Playing the didgeridoo may be just as beneficial for your health as it is fun to play. A number of medical studies are recommending that playing wind instruments can help people with obstructive sleep apnea (OSA), the most common type of sleep apnea characterized by repetitive pauses in breathing, and some cases of snoring. The first published article on the possible effect of playing a wind instrument on OSA was an investigation of playing the didgeridoo, a drone instrument traditional among Australian aborigines. Results of the study, conducted in Switzerland by Milo A. Puhan and others, were published online by the British Medical Journal in December 2005. The studies that found a positive correlation between marked improvement in sleep and daytime alertness suggest that playing the didgeridoo strengthens and tones the tissues of the throat and also provides good exercise for the respiratory system.
The physiological benefit of didgeridoo playing is believed to stem from an action called circular breathing, in which the player inhales through the nose while maintaining an uninterrupted outflow into the instrument through the mouth, using the cheeks as bellows. This produces a continuous note sustained far longer than would be possible with a single breath. At the conclusion study, the investigators found that the didgeridoo players’ apnea-hypopnea index had dropped from an average of 21 to 11.6. The didgeridoo players also showed a marked improvement in their level of daytime sleepiness.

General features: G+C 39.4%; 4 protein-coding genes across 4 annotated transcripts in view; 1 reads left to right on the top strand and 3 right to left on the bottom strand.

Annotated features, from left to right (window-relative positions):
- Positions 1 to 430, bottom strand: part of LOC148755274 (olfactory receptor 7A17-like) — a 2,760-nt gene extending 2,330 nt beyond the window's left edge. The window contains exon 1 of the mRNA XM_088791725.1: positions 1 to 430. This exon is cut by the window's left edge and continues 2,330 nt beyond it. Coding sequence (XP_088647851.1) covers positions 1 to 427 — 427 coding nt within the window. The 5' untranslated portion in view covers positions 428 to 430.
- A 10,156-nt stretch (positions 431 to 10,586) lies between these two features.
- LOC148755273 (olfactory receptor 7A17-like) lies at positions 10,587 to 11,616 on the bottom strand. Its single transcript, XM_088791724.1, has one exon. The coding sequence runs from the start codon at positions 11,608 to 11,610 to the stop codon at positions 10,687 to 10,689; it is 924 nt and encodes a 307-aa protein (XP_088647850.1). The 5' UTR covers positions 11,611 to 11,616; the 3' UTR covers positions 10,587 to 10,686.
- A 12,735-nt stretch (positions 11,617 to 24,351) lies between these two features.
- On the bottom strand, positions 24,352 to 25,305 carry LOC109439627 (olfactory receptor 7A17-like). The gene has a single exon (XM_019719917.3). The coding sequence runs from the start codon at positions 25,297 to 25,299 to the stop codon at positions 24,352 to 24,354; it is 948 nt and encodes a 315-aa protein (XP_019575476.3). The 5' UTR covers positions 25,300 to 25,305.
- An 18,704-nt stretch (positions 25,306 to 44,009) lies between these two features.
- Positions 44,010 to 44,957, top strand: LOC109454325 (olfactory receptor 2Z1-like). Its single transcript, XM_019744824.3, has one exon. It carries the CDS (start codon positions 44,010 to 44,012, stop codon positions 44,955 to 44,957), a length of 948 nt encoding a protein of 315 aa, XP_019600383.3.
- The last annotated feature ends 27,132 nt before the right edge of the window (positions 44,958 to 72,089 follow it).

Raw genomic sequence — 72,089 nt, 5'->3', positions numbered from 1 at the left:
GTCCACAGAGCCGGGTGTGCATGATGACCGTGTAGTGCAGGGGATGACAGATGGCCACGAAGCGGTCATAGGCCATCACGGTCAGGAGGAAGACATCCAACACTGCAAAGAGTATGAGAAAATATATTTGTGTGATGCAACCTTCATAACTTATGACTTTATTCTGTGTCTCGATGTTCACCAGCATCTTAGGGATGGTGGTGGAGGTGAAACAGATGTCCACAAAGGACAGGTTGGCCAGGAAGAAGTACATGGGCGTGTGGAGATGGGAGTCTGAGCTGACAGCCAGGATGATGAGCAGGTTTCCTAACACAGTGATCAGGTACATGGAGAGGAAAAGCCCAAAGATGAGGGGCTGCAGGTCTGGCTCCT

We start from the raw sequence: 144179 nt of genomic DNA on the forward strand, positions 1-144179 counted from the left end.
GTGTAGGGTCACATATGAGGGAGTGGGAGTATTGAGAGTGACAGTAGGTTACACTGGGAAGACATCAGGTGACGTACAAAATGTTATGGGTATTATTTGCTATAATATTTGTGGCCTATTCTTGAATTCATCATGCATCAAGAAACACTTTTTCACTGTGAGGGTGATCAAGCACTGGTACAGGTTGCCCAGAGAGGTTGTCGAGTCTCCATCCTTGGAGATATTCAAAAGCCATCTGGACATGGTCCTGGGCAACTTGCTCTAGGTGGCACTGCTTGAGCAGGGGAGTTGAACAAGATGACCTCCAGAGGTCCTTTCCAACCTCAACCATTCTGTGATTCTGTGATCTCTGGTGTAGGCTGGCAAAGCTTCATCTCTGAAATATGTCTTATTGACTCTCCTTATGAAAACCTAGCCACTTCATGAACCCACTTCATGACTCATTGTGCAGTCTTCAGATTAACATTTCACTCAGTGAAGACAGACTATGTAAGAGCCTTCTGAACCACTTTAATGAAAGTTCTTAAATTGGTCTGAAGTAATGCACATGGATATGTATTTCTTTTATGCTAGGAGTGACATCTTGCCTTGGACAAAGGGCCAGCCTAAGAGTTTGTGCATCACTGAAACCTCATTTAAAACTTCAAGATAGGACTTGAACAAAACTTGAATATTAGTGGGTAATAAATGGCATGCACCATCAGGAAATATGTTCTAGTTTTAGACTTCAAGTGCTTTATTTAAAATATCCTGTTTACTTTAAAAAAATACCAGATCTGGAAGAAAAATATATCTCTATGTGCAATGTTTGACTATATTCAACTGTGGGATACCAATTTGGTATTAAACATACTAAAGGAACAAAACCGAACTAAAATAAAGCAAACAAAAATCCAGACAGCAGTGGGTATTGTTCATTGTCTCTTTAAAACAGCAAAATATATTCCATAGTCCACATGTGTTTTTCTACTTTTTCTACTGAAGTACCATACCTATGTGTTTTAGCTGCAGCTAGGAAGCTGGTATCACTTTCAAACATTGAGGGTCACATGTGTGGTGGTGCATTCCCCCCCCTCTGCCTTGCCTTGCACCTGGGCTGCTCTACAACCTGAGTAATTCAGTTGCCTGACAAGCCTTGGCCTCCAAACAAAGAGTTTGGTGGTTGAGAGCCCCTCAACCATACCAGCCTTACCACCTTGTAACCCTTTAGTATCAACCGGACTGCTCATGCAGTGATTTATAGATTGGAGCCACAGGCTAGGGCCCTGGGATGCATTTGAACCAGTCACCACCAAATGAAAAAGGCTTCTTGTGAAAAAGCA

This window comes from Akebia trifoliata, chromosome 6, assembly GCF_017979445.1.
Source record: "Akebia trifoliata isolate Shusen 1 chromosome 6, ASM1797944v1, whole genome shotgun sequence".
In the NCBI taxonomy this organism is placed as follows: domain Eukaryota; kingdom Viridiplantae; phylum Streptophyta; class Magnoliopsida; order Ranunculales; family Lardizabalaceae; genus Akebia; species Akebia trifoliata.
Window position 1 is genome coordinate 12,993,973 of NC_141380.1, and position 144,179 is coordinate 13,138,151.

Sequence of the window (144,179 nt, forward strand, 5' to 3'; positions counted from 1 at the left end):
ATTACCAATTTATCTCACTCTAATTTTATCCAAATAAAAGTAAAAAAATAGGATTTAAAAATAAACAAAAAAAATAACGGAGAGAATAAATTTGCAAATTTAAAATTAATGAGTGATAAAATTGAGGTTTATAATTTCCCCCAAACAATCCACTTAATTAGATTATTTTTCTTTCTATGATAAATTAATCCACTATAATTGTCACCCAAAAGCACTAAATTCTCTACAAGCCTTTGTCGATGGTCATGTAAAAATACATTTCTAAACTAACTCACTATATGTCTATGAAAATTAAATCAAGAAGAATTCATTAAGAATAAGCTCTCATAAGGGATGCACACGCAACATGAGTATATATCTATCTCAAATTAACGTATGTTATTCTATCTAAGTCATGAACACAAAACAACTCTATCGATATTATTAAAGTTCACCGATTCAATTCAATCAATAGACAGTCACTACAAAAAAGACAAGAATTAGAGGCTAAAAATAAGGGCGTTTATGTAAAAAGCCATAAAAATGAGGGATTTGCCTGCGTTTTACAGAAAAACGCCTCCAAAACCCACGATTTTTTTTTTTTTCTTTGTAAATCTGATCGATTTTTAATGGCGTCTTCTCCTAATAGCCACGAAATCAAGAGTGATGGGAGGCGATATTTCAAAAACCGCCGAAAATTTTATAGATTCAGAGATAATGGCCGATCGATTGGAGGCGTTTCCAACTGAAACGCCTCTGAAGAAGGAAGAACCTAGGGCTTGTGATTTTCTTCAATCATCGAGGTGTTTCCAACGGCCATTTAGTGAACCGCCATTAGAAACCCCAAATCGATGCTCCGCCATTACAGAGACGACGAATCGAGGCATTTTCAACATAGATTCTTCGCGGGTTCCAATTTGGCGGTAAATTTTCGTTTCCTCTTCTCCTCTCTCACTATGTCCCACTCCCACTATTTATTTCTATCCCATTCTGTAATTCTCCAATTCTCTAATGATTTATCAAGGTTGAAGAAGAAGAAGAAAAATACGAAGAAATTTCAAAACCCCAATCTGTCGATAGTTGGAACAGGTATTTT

The USA National Institutes of Health followed by commenting: “Regular playing of a didgeridoo reduces sleep apnea and snoring in people with moderate obstructive sleep apnea syndrome and also improves the sleep quality of partners. Severity of disease, expressed by the apnea-hypopnoea index, is also substantially reduced after four months of didgeridoo playing.”
Dr. Vicki Thon, a board member of the American Sleep Apnea Association, who monitors research on alternative treatments of OSA, cautioned that research conducted on the correlation between wind instrument playing and sleep apnea improvement is preliminary. She notes that the studies were conducted with a small number of participants and that “No one should discontinue CPAP on the basis of these studies.” Having said this, she adds, “On the other hand, they may point to promising therapies on the horizon.”
While it is not yet considered a medical standard that playing such instruments as the didgeridoo will, in fact, improve one’s sleep apnea, there is one thing researchers, physicians, and patients alike can all agree on: The sound of the didgeridoo is sweeter than the sound of snores. So pick up a wind instrument, and give it a play!*
For more information on sleep apnea and alternative treatments, call Chicago ENT and Chicago Sleep Center at (773) 296-5500.
*The following links provided data for the above blog post: